Background: A number of epidemiologic studies of Parkinson 's disease (PD) have been conducted worldwide over the years. Although every study reported the rise in prevalence and incidence rate of PD with the increasing age, the overall estimates were different across countries. The variation in reported data may partly be contributed by case ascertainment, case finding method, data collection, and most importantly different population structures.
Objective: Systematically review prevalence and incidence of PD and find the causes of variation in the results.
Material and method: A literature search was conducted on Medline and EMBASE for studies worldwide investigating the prevalence and incidence of PD and included all adults, English and publication between 1965 and January 2010. The primary search of both databases yielded 5,330 results. After screening topics and abstracts, 168 relevant abstracts were tagged and saved for more thorough perusal. Ultimately, 40 papers were selected for review after applying the pre-specified inclusion criteria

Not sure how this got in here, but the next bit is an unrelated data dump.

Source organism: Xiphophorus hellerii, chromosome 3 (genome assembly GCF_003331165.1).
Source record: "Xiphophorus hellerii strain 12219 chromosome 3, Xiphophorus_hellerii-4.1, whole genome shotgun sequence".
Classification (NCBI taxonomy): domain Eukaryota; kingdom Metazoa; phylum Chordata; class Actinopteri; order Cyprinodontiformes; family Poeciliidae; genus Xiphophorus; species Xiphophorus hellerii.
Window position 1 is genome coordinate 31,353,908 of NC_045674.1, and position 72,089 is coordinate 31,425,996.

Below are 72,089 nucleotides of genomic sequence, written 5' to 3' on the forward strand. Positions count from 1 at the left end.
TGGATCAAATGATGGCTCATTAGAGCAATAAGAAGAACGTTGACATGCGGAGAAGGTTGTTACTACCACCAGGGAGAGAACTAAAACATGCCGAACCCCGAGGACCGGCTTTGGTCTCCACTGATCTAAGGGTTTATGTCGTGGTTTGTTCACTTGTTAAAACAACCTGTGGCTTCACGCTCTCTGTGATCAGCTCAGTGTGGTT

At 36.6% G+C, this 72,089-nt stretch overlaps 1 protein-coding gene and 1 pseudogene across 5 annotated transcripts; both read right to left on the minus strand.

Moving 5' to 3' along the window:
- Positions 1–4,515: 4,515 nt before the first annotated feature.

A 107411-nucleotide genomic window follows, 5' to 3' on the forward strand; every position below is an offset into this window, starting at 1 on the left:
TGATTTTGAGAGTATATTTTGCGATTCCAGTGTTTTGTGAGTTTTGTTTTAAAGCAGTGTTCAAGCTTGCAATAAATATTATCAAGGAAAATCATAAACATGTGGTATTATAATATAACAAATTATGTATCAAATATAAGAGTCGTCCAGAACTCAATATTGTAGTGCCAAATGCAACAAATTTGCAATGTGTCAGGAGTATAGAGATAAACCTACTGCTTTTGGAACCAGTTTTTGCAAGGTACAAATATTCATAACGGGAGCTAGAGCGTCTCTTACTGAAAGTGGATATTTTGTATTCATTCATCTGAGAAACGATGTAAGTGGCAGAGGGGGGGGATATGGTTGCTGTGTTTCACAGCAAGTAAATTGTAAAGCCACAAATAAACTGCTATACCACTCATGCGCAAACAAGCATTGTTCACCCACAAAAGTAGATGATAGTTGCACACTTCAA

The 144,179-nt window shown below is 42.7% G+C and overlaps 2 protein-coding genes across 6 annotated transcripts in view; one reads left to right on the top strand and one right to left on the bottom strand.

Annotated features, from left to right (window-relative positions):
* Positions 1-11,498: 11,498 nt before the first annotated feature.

Results: The worldwide prevalence of PD varies widely. One reason for the variation in prevalence estimates could be due to the differences in survival across countries. The use of epidemiological studies using medical records could be another reason for the variation in disease frequency.
Conclusion: PD is common in the elderly. A number of descriptive epidemiologic studies have been conducted worldwide. Comparing the incidence and prevalence of Parkinson's disease is difficult.